Casa Etérea is nestled into the slopes of an extinct volcano in the Los Picachos highlands, near the Mexican city of San Miguel de Allende, and surrounded by 10,000 hectares of rugged, unspoiled nature.
The structure of the 75-square-metre cabin was made from local materials, in line with Ashoka’s aim to design the retreat as if it was “birthed from the mountainside itself”.
Its foundations are formed from volcanic rocks collected on-site and its walls from bricks that were made locally and finished with micro-cement, before being clad in mirrors.
“While there is nothing new about the concept of mirrored buildings, Casa Etérea does something different by putting sustainability first,” Ashoka told Dezeen.
“I hold self-sustaining architecture in high reverence, especially in our time of climate crisis, and believe that off-grid homes represent our ultimate integration with the environment.”
The cabin is formed of two rectilinear volumes that meet to form a wide V-shape, framing an internal courtyard with a patio and a small swimming pool clad in mosaic tiles.
The side of the building that faces the Palo Huérfano volcano is finished with panoramic glass doors and designed by Ashoka to act like a “theatre to nature”, while the exterior facade that faces the valley beyond is completely shrouded in mirrored panels.
Beyond affording privacy to the guests, this allows the structure to act like a seamless extension of the environment, reflecting the changing light of the days and seasons.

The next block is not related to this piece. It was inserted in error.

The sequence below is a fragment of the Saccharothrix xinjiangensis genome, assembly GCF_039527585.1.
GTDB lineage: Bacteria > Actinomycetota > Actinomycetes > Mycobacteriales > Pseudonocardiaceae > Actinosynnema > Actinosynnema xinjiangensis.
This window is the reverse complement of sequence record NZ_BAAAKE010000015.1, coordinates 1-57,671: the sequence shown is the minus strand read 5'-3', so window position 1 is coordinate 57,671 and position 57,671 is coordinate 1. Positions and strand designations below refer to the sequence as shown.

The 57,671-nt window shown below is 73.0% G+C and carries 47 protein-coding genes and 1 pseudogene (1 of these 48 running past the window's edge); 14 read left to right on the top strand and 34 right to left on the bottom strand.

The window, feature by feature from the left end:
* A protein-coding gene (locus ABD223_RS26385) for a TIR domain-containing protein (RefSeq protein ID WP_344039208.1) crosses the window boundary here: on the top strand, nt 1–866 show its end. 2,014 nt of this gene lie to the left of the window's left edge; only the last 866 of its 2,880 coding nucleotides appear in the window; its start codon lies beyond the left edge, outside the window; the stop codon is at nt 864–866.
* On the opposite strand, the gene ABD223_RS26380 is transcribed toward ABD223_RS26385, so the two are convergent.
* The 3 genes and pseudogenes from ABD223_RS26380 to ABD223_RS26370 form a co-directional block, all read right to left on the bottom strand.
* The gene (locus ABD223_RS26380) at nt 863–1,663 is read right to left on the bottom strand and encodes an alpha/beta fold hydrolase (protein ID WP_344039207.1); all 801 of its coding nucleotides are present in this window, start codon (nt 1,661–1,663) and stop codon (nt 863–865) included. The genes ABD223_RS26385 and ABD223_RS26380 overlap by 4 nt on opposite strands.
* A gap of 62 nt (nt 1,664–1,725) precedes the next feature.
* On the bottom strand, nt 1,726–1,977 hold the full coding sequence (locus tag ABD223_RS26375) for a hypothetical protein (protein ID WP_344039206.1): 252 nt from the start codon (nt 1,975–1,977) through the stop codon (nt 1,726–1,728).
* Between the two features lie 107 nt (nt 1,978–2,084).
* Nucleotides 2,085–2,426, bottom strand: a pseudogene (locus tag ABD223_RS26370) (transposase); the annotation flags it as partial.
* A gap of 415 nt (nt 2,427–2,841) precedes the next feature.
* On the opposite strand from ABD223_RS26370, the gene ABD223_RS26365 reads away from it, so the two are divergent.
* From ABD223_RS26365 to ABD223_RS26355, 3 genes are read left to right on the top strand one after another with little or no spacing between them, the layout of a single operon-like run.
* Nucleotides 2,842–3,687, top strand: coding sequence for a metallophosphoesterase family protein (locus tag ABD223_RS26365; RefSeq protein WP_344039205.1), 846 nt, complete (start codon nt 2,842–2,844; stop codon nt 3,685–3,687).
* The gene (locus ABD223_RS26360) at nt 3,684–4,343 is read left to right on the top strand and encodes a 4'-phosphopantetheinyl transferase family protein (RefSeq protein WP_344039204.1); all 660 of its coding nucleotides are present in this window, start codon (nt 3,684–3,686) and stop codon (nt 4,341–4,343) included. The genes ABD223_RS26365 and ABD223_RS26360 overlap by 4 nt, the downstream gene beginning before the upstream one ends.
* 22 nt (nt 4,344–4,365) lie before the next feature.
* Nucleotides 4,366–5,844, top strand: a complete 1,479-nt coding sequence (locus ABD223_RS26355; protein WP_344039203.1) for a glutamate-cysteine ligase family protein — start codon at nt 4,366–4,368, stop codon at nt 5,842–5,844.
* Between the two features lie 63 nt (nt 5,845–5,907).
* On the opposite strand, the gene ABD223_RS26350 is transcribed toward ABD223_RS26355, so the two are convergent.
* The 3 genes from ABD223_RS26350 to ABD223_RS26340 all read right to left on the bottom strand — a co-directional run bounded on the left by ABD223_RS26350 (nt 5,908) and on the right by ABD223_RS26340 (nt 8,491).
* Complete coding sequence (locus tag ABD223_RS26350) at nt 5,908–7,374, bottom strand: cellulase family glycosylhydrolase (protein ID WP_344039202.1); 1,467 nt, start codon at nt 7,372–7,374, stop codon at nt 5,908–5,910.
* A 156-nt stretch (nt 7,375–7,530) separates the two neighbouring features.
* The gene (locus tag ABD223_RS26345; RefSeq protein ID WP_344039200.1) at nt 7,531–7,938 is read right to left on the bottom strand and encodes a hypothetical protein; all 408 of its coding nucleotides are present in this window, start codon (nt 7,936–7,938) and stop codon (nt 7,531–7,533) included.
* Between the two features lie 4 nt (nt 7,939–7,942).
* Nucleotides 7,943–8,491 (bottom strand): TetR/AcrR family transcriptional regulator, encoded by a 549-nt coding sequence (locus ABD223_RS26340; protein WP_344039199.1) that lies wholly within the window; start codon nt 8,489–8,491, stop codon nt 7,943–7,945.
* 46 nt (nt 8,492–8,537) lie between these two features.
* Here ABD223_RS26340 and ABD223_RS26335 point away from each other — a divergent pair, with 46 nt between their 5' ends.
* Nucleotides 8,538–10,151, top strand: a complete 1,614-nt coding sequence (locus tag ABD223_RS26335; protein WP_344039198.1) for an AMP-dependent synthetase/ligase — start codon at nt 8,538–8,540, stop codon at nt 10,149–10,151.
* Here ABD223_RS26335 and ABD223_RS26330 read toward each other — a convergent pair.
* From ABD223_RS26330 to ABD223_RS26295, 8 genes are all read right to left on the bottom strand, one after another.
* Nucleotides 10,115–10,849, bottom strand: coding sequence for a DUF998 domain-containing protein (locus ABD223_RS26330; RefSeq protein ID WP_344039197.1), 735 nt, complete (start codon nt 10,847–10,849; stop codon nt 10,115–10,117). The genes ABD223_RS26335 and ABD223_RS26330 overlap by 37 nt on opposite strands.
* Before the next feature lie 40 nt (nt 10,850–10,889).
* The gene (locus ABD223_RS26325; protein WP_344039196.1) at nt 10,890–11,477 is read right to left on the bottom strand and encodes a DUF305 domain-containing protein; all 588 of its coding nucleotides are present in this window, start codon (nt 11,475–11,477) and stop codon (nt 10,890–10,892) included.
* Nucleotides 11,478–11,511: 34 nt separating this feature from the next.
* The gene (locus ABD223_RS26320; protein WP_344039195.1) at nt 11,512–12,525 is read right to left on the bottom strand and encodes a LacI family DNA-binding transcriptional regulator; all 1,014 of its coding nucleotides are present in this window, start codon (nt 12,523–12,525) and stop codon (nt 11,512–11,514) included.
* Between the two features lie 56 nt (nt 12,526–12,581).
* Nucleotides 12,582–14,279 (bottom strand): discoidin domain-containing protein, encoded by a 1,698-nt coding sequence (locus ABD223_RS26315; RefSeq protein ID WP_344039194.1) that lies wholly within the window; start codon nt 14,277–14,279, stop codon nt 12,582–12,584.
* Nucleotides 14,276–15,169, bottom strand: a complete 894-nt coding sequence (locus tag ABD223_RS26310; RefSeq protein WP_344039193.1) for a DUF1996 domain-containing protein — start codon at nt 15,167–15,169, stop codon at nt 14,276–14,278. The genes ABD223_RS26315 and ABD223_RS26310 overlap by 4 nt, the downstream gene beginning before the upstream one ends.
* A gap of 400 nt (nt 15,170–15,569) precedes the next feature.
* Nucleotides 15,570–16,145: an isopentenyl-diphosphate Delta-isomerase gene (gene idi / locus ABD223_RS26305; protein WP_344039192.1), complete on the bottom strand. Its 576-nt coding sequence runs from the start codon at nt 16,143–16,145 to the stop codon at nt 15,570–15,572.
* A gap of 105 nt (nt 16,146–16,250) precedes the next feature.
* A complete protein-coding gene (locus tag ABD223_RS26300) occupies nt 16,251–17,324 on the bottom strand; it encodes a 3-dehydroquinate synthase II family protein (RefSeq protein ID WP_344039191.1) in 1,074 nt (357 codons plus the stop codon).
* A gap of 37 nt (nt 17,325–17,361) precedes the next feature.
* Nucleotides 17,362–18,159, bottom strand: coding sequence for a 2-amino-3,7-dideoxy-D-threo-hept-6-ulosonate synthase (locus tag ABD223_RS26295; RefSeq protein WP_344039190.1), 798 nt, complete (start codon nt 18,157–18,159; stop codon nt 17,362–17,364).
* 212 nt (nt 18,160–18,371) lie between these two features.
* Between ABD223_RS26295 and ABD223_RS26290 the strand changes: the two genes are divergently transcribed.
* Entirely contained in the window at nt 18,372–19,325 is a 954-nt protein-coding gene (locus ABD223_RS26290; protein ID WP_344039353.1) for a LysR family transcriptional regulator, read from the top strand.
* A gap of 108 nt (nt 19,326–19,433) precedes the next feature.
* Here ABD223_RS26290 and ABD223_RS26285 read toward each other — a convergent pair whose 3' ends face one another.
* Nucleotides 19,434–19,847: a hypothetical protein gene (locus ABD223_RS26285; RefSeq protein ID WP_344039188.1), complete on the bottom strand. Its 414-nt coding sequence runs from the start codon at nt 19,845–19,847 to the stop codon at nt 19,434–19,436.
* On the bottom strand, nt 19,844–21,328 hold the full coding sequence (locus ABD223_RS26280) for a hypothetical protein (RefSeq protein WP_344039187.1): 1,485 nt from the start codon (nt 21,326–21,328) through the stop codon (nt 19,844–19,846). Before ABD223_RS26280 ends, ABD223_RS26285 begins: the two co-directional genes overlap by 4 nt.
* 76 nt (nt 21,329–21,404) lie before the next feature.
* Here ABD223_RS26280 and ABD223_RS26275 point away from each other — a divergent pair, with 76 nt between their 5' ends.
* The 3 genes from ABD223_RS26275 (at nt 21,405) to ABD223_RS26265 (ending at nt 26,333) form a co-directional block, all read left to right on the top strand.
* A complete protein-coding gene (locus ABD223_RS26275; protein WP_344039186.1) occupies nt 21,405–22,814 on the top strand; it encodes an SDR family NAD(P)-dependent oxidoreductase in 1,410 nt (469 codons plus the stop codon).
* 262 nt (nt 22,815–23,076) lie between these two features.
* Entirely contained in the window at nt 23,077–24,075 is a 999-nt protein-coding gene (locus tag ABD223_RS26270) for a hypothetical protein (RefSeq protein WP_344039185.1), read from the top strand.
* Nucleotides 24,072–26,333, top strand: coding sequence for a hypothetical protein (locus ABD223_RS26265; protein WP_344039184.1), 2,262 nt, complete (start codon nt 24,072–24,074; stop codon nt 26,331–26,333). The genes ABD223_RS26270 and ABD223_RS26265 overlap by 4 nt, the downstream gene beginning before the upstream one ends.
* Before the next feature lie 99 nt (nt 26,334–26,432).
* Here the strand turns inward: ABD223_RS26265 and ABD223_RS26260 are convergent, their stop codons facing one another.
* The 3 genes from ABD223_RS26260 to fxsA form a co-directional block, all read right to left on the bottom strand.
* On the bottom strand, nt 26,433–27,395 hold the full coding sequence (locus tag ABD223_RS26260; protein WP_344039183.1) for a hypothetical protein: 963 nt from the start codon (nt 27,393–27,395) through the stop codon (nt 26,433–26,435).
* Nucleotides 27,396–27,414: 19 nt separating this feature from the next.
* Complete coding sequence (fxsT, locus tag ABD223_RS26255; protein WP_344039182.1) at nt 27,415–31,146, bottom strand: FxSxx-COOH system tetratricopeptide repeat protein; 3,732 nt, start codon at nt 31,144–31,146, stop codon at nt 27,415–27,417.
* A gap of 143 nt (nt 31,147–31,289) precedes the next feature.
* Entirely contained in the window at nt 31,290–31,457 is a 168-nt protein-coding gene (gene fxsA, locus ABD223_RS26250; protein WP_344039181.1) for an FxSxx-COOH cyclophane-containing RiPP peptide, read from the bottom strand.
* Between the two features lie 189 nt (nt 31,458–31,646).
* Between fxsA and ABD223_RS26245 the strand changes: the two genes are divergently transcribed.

“Light becomes a structural element of this design, distorting the perspective of where the observer begins and the landscape ends,” said the designer.
“I wanted this interplay of light and scale to evoke a deep sense of awe for the wild and to beg questions about our role as stewards in the preservation of our ecosystems.”
According to Ashoka, the design was informed by the idea of emotional architecture, which was coined by seminal Mexican architect Luis Barragán to describe a style of building that encourages quietude and introspection.
With the aim of leaving the surrounding nature largely undisturbed, a patterned, ultraviolet coating was applied to the mirrors, marking the structure out for passing birds to prevent collisions while remaining invisible to humans.
The cabin is solar-powered and harvests rainwater, and the orientation of the site itself helps to naturally regulate the indoor air temperature and conserve energy.
“By positioning the house to take in full morning light up until noon, the sun naturally heats the space,” Ashoka explained. “This heat is then trapped by double-glazed, insulated glass sliding doors keeping the temperature regulated throughout the day.”
The interior, styled by local studio NAMUH, features an open-plan layout with exposed ceiling beams and natural, tactile finishes of stone, wood, jute and leather.
A copper bathtub sits next to the bed and, like the rest of the bathroom area, is left entirely exposed to the views from the floor-to-ceiling windows.
Ashoka is originally a photographer and writer who emigrated from Singapore to Mexico in 2017. He built Casa Etérea over the course of three years, together with a team of six collaborators, despite having no background in architecture or design.
Mirror cladding is proving to be a popular choice among architects of remote retreats, who want the surrounding nature to remain unspoiled.
Chinese firms Wiki World and Advanced Architecture Lab recently designed a series of 18 mirror-clad timber cabins, set in the snowy mountains outside Yichang in Hubei province.
And in the US, designer Tomas Osinsk and film producer Chris Hanley worked together to create a mirrored house near Joshua Tree National Park that resembles a New York skyscraper laid on its side.
The post Casa Etérea is a mirrored off-grid cabin on the slopes of the Palo Huérfano volcano appeared first on Dezeen.